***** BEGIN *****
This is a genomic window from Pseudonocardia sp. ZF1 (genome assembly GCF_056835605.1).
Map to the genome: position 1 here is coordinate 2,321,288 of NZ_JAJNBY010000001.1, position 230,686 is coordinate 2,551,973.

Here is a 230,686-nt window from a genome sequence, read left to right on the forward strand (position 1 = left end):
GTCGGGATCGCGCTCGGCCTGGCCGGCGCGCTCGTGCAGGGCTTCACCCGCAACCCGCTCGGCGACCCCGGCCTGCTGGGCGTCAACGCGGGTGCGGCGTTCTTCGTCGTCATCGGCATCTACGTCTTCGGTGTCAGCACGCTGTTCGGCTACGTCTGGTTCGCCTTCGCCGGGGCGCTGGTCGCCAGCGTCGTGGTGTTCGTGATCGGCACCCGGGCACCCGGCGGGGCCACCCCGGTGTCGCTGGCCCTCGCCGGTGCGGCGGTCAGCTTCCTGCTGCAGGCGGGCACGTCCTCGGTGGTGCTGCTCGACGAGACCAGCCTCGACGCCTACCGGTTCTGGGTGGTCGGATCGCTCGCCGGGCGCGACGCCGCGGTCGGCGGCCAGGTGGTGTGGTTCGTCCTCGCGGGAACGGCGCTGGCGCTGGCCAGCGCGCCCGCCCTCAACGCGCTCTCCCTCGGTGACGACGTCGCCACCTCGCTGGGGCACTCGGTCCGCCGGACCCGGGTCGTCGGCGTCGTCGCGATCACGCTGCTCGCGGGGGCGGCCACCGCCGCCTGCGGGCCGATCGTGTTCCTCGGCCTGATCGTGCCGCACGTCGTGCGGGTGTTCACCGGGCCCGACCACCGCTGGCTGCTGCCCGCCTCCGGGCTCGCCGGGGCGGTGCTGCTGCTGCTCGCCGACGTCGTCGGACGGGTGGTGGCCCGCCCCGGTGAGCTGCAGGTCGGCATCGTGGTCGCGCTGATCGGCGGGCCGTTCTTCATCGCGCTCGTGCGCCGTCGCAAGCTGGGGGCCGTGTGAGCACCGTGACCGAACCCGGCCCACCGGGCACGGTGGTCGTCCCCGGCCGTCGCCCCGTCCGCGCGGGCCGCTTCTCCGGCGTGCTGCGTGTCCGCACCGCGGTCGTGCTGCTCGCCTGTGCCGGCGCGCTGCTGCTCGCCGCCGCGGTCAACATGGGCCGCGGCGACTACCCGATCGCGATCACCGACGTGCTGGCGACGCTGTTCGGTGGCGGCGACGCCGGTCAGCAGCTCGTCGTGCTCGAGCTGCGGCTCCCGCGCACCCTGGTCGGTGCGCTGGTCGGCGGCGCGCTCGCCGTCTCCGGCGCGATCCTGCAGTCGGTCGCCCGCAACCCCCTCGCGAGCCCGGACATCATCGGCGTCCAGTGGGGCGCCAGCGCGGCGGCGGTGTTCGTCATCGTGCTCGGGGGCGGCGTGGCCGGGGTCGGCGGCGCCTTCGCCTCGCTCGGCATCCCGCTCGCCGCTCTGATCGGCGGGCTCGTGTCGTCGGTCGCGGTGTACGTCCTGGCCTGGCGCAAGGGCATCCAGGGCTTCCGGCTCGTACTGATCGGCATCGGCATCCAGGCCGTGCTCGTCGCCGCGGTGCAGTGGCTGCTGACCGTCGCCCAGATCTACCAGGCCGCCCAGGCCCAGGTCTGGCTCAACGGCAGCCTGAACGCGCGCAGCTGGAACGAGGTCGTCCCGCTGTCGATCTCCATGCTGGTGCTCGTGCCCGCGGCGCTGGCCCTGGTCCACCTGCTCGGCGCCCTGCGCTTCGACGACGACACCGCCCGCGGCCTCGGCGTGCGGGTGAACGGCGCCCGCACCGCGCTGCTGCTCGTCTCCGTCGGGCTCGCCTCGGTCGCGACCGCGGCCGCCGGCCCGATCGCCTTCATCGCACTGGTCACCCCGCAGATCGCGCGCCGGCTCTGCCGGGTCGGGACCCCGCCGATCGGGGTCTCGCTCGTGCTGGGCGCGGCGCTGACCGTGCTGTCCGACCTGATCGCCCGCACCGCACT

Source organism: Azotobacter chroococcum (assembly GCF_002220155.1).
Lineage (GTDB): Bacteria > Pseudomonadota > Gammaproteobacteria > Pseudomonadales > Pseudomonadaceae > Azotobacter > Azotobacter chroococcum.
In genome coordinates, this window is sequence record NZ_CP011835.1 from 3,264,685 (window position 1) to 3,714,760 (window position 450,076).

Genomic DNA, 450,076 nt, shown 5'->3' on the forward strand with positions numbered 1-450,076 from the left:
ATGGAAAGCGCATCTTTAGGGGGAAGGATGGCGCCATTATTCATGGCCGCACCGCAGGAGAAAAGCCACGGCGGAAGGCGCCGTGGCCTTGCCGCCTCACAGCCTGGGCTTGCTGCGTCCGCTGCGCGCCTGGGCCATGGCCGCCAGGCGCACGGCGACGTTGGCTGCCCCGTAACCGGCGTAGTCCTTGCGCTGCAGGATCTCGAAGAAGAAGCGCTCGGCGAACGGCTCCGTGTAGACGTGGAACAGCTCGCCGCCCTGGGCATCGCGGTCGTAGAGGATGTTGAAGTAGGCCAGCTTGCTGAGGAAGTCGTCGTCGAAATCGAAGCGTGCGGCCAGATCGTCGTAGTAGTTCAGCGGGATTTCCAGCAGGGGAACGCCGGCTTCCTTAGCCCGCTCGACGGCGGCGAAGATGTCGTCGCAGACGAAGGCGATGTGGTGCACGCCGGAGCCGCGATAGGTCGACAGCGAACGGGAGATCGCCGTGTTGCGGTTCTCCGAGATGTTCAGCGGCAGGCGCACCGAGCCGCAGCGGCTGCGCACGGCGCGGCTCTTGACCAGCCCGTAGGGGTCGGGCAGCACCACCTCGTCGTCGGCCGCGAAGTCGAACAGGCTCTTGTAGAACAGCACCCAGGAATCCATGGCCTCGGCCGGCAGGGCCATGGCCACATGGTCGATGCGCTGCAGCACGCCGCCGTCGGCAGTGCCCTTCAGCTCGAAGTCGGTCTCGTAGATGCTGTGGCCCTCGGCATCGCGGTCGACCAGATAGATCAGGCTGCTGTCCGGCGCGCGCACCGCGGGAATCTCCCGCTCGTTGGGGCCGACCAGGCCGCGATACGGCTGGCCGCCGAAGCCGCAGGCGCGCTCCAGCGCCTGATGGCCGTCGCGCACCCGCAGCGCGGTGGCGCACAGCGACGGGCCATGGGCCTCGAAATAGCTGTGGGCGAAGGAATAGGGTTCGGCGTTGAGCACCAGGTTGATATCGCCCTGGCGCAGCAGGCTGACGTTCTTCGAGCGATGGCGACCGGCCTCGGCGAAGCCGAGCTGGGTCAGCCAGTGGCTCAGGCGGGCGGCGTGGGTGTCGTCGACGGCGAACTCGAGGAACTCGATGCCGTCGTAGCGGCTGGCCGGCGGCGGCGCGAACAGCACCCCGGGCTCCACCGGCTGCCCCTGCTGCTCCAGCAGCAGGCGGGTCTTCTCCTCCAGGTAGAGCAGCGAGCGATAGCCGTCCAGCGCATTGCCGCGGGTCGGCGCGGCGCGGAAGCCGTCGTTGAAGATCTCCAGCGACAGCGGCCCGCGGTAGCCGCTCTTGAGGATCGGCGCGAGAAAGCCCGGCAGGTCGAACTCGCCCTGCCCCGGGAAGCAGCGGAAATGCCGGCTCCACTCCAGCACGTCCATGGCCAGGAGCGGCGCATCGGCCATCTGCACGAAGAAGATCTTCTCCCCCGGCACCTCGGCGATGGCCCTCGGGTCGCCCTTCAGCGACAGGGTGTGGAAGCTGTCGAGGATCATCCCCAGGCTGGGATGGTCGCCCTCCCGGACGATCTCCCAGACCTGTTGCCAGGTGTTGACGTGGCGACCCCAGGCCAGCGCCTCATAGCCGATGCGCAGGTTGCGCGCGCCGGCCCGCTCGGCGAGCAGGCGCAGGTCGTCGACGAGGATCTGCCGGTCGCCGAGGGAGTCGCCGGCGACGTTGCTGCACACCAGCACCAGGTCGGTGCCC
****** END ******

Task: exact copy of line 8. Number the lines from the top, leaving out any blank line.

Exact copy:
Genomic DNA, 450,076 nt, shown 5'->3' on the forward strand with positions numbered 1-450,076 from the left: